Compliance

SOC 2 Compliance Checklist and Best Practices for an Audit

Tony Luciani|
SOC 2 Compliance Checklist and Best Practices for an Audit

Why Does My Company Need a SOC 2 Report?

There are various types of SOC (System and Organization Controls) reports for service organizations, including SOC 1 for internal control over financial reporting (ICFR) and SOC for Cybersecurity. However, one of the most widely sought-after information security certifications is the SOC 2 report. Governed by the American Institute of Certified Public Accountants (AICPA), SOC 2 reports are intended to meet the needs of businesses that require detailed information and assurance regarding their IT vendors’ controls relevant to security, availability, and processing integrity of the systems used to process users’ data, and the confidentiality and privacy of the information processed by these systems.

Benefits of a SOC 2 Report in Business

If your company provides technical solutions, the first step in earning the trust of customers is certifying your compliance with the AICPA’s Trust Principles through a SOC 2 report. In particular, service organizations benefit from the following advantages of having a SOC 2 report:

  • Peace of mind that your security controls are designed and operating effectively.
  • Ability to efficiently and effectively respond to IT questionnaires from customers and partners.
  • Ability to provide assurance to clients and partners that your business complies with their standards.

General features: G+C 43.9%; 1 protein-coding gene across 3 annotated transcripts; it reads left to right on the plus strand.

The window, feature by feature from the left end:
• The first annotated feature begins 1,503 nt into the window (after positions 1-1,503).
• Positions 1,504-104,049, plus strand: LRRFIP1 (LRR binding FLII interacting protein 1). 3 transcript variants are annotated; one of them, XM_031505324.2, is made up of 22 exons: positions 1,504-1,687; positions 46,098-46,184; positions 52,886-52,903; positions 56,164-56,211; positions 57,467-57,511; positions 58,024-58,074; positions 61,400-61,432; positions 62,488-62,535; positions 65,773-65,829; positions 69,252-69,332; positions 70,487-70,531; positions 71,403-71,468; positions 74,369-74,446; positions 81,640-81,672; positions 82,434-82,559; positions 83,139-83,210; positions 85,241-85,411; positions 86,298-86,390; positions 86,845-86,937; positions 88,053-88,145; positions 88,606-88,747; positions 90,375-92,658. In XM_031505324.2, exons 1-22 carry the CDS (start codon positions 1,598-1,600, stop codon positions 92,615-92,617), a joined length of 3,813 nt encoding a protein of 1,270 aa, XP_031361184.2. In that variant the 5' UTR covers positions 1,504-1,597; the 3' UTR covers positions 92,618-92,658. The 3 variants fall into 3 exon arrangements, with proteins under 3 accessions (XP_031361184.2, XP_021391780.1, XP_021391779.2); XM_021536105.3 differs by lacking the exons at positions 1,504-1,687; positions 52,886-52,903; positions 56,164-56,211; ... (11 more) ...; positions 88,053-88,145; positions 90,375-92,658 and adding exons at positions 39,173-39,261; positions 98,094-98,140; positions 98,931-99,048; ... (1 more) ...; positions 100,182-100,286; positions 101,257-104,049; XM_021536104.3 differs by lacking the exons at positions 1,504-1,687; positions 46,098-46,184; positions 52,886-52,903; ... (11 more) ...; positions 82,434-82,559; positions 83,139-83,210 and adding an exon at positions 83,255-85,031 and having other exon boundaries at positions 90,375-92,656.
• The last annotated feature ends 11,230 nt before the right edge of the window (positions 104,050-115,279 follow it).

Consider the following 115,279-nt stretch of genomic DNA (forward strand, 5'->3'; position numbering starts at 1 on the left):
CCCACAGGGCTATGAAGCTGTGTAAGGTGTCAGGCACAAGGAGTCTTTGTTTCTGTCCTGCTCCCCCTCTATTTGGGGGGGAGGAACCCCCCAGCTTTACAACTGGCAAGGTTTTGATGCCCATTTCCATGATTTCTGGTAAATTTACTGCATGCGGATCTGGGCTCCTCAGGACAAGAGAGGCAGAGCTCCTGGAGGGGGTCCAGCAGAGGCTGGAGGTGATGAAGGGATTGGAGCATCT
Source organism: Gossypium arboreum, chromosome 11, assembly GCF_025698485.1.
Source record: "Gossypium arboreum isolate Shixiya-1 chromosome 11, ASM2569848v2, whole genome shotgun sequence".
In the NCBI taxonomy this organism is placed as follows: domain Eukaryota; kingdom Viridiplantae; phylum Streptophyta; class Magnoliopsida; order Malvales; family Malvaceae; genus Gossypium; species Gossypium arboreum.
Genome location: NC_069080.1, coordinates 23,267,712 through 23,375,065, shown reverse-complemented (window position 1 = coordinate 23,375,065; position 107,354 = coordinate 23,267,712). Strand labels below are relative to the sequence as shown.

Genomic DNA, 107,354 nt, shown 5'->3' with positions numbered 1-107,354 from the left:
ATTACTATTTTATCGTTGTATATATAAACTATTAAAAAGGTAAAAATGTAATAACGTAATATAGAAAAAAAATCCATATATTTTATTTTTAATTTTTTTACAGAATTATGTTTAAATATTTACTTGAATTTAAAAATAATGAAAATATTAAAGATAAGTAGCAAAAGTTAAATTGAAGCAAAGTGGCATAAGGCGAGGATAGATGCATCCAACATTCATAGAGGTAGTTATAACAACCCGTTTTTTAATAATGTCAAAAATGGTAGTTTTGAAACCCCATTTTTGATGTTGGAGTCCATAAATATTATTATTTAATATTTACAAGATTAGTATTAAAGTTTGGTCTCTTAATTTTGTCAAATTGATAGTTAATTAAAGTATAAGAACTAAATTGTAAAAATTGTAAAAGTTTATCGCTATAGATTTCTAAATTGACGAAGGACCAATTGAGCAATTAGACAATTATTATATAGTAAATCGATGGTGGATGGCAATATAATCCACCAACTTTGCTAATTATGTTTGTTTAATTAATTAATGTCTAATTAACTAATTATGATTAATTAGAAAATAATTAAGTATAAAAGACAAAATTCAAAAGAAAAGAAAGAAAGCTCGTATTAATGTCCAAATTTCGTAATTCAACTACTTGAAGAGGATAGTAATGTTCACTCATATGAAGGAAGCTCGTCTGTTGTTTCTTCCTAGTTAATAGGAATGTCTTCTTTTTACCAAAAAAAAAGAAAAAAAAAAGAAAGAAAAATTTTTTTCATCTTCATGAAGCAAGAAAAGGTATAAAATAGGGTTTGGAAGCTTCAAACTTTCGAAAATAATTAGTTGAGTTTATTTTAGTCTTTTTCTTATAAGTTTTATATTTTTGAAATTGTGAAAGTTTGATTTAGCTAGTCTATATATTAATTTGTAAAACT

• Helps win more customers and gain an advantage over competition by creating trust in your company’s network security. 

Typically, during the sales process, a client will ask their solution provider to fill out an IT questionnaire prepared by the client’s InfoSec, legal, compliance, or engineering team. In these instances, having a SOC 2 report can greatly expedite the process of providing answers to this questionnaire, while also instilling confidence in the client that there is a mature information security program in place that will protect their business’s data, privacy, and reputation.

As the demand for cloud-based solutions increases, SOC 2 certification will continue to be seen as the industry standard that distinguishes an IT solution provider from other competitors. In the following sections, we will explore the road to attaining a SOC 2 certification.

Scoping SOC 2 Requirements

SOC 2 audits evaluate an organization’s system and organization controls based on the Trust Services Criteria, developed by the Assurance Services Executive Committee (ASEC) of the AICPA in 2017. These criteria are classified into the following five categories: